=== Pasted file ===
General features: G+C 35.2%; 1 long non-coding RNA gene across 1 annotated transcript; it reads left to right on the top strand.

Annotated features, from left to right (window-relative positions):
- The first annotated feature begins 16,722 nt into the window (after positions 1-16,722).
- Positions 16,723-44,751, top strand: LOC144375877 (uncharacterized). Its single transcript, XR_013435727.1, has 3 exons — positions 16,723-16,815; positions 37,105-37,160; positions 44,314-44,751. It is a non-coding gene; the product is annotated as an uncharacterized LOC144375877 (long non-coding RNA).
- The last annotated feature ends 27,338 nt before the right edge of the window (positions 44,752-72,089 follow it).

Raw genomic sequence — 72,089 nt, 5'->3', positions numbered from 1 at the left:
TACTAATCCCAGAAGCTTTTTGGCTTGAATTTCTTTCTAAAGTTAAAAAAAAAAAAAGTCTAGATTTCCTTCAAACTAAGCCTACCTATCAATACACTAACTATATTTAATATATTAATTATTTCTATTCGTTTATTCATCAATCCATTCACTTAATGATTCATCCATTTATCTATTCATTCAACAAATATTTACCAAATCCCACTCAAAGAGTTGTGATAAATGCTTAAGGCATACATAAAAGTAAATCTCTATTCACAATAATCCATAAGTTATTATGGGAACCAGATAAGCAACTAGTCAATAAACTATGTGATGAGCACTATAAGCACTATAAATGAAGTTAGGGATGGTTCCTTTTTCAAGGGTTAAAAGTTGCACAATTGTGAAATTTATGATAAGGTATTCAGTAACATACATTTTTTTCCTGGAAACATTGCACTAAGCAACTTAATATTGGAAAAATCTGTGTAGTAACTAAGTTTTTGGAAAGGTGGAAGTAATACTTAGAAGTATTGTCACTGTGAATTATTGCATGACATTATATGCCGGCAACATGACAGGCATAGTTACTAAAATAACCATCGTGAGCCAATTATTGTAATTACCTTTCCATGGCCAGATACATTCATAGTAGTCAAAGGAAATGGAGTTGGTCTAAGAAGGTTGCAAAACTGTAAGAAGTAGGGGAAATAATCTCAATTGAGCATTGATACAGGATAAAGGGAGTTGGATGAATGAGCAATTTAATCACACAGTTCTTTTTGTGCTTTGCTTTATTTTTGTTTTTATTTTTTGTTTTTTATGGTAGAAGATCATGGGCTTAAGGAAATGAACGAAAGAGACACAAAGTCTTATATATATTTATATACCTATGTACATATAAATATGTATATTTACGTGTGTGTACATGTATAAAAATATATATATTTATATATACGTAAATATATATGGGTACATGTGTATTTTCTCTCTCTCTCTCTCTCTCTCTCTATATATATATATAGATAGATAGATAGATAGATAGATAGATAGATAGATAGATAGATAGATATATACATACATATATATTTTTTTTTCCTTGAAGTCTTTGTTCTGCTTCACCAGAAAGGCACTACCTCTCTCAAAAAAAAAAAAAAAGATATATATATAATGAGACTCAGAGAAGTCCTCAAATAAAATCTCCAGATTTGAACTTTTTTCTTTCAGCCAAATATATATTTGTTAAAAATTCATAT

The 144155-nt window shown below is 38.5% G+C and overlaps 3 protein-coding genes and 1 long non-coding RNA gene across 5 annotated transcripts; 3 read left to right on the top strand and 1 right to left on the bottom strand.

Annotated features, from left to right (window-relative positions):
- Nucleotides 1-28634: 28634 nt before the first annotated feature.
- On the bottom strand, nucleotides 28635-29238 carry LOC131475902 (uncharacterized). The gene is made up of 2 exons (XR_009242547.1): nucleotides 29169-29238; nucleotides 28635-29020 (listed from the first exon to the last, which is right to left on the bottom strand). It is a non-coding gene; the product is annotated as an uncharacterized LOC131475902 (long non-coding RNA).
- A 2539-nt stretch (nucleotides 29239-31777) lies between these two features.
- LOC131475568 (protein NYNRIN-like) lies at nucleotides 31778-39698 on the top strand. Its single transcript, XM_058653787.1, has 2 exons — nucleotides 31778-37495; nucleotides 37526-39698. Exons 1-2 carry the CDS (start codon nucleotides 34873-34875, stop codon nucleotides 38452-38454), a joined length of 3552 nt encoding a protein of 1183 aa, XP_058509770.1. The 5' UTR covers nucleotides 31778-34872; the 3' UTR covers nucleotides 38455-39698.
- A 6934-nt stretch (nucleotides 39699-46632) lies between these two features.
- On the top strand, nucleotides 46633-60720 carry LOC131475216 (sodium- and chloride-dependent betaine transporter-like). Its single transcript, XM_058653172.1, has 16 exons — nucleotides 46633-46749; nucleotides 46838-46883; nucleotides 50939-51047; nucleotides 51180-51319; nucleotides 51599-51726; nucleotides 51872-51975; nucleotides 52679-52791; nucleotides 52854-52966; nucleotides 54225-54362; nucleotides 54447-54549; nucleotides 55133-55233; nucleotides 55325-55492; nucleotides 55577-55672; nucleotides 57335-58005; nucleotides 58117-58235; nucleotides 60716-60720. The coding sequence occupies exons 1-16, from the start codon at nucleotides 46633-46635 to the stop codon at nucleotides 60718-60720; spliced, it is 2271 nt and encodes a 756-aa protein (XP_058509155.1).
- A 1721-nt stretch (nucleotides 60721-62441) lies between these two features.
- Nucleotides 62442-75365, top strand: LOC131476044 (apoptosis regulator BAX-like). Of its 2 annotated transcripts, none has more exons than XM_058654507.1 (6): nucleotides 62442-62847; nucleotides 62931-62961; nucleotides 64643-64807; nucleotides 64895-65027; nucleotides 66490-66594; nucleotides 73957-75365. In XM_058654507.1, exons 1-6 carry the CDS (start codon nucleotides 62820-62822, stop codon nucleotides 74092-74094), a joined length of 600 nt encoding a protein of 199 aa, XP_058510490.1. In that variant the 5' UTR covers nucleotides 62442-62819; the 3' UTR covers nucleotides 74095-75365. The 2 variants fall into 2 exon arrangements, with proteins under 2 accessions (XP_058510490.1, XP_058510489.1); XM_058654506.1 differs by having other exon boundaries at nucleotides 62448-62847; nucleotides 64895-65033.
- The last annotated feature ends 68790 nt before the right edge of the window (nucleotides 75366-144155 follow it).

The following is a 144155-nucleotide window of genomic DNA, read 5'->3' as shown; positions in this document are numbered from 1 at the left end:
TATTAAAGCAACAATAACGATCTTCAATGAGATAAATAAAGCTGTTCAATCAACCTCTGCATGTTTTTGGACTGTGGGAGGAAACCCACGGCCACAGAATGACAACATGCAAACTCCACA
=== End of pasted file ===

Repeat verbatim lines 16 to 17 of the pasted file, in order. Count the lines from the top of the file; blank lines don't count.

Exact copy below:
- A 1721-nt stretch (nucleotides 60721-62441) lies between these two features.
- Nucleotides 62442-75365, top strand: LOC131476044 (apoptosis regulator BAX-like). Of its 2 annotated transcripts, none has more exons than XM_058654507.1 (6): nucleotides 62442-62847; nucleotides 62931-62961; nucleotides 64643-64807; nucleotides 64895-65027; nucleotides 66490-66594; nucleotides 73957-75365. In XM_058654507.1, exons 1-6 carry the CDS (start codon nucleotides 62820-62822, stop codon nucleotides 74092-74094), a joined length of 600 nt encoding a protein of 199 aa, XP_058510490.1. In that variant the 5' UTR covers nucleotides 62442-62819; the 3' UTR covers nucleotides 74095-75365. The 2 variants fall into 2 exon arrangements, with proteins under 2 accessions (XP_058510490.1, XP_058510489.1); XM_058654506.1 differs by having other exon boundaries at nucleotides 62448-62847; nucleotides 64895-65033.